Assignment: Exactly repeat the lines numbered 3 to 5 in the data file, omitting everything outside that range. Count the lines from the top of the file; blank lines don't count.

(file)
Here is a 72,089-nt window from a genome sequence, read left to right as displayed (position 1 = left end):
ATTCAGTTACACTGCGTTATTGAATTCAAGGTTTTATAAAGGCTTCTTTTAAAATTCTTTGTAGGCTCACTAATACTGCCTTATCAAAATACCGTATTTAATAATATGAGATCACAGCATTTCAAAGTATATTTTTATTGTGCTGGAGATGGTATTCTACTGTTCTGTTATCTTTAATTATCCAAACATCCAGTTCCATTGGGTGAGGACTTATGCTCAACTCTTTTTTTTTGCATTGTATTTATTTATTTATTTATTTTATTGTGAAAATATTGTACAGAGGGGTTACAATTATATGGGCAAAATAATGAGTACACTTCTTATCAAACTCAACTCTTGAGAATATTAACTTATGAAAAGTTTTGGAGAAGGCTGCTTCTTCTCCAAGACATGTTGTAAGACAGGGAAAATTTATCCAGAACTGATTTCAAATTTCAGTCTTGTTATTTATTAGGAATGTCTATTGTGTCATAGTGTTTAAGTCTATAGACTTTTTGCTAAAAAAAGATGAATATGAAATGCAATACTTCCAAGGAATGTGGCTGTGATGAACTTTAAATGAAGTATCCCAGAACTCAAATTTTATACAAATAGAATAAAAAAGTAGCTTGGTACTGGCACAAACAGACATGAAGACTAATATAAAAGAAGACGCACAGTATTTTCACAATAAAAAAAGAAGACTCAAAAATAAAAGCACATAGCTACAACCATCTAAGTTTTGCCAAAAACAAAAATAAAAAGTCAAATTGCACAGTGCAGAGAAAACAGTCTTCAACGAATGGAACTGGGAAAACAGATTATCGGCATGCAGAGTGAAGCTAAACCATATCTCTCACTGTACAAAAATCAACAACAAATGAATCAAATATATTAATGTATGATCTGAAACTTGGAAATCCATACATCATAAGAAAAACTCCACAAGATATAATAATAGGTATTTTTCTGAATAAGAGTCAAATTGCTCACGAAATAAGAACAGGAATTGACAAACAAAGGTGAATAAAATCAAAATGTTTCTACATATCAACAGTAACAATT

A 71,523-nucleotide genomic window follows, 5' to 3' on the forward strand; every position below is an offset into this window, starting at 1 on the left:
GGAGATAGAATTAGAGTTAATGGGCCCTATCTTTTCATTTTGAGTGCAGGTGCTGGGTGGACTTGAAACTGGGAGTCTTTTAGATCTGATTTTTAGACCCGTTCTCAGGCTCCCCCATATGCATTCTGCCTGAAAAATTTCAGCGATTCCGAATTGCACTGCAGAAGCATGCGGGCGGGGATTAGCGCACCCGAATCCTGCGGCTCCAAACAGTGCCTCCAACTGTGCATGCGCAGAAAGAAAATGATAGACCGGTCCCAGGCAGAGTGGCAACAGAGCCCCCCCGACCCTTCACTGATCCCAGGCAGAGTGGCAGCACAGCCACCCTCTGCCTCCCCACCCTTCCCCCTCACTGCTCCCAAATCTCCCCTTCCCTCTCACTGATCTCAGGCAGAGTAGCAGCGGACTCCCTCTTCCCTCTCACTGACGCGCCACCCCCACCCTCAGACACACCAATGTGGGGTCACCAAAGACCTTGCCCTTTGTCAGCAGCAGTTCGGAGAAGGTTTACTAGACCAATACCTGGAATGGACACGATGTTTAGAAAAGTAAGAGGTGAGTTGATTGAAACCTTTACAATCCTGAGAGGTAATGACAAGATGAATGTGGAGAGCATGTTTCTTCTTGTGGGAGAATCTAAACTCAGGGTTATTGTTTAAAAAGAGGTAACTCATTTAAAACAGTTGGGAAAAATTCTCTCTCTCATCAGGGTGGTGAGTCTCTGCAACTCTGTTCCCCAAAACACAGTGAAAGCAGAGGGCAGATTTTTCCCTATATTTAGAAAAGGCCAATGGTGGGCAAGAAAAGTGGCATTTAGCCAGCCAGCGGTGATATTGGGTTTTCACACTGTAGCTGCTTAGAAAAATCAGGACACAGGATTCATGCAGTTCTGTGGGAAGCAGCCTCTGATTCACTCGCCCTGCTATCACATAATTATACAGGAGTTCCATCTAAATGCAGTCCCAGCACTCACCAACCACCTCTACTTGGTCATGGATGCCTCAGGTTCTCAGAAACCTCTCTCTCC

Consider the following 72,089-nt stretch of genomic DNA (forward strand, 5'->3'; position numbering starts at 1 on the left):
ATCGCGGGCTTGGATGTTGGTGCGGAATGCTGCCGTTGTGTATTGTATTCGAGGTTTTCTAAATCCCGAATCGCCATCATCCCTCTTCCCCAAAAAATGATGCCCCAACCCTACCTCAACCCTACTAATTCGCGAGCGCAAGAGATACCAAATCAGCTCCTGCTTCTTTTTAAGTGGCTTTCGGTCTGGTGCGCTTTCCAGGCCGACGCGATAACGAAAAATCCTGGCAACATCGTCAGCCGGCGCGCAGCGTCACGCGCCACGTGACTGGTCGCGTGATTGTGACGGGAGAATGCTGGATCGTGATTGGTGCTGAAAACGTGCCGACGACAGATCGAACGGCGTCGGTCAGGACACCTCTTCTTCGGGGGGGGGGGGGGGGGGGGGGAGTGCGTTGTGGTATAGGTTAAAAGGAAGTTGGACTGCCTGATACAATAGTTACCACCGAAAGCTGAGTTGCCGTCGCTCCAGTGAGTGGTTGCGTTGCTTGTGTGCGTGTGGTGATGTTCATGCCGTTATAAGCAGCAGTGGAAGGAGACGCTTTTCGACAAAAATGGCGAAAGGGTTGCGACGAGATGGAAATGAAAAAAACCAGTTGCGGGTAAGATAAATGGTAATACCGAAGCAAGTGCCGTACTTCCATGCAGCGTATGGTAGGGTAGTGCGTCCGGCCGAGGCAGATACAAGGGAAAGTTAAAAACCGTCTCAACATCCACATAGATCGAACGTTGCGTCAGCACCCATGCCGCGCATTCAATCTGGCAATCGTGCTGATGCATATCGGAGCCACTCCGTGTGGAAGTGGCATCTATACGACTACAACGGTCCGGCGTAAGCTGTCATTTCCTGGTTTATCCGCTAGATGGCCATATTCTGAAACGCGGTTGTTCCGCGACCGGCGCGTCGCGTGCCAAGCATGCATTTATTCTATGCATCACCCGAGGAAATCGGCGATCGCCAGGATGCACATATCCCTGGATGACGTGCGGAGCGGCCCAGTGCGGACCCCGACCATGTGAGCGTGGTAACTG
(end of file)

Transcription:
A 71,523-nucleotide genomic window follows, 5' to 3' on the forward strand; every position below is an offset into this window, starting at 1 on the left:
GGAGATAGAATTAGAGTTAATGGGCCCTATCTTTTCATTTTGAGTGCAGGTGCTGGGTGGACTTGAAACTGGGAGTCTTTTAGATCTGATTTTTAGACCCGTTCTCAGGCTCCCCCATATGCATTCTGCCTGAAAAATTTCAGCGATTCCGAATTGCACTGCAGAAGCATGCGGGCGGGGATTAGCGCACCCGAATCCTGCGGCTCCAAACAGTGCCTCCAACTGTGCATGCGCAGAAAGAAAATGATAGACCGGTCCCAGGCAGAGTGGCAACAGAGCCCCCCCGACCCTTCACTGATCCCAGGCAGAGTGGCAGCACAGCCACCCTCTGCCTCCCCACCCTTCCCCCTCACTGCTCCCAAATCTCCCCTTCCCTCTCACTGATCTCAGGCAGAGTAGCAGCGGACTCCCTCTTCCCTCTCACTGACGCGCCACCCCCACCCTCAGACACACCAATGTGGGGTCACCAAAGACCTTGCCCTTTGTCAGCAGCAGTTCGGAGAAGGTTTACTAGACCAATACCTGGAATGGACACGATGTTTAGAAAAGTAAGAGGTGAGTTGATTGAAACCTTTACAATCCTGAGAGGTAATGACAAGATGAATGTGGAGAGCATGTTTCTTCTTGTGGGAGAATCTAAACTCAGGGTTATTGTTTAAAAAGAGGTAACTCATTTAAAACAGTTGGGAAAAATTCTCTCTCTCATCAGGGTGGTGAGTCTCTGCAACTCTGTTCCCCAAAACACAGTGAAAGCAGAGGGCAGATTTTTCCCTATATTTAGAAAAGGCCAATGGTGGGCAAGAAAAGTGGCATTTAGCCAGCCAGCGGTGATATTGGGTTTTCACACTGTAGCTGCTTAGAAAAATCAGGACACAGGATTCATGCAGTTCTGTGGGAAGCAGCCTCTGATTCACTCGCCCTGCTATCACATAATTATACAGGAGTTCCATCTAAATGCAGTCCCAGCACTCACCAACCACCTCTACTTGGTCATGGATGCCTCAGGTTCTCAGAAACCTCTCTCTCC

Consider the following 72,089-nt stretch of genomic DNA (forward strand, 5'->3'; position numbering starts at 1 on the left):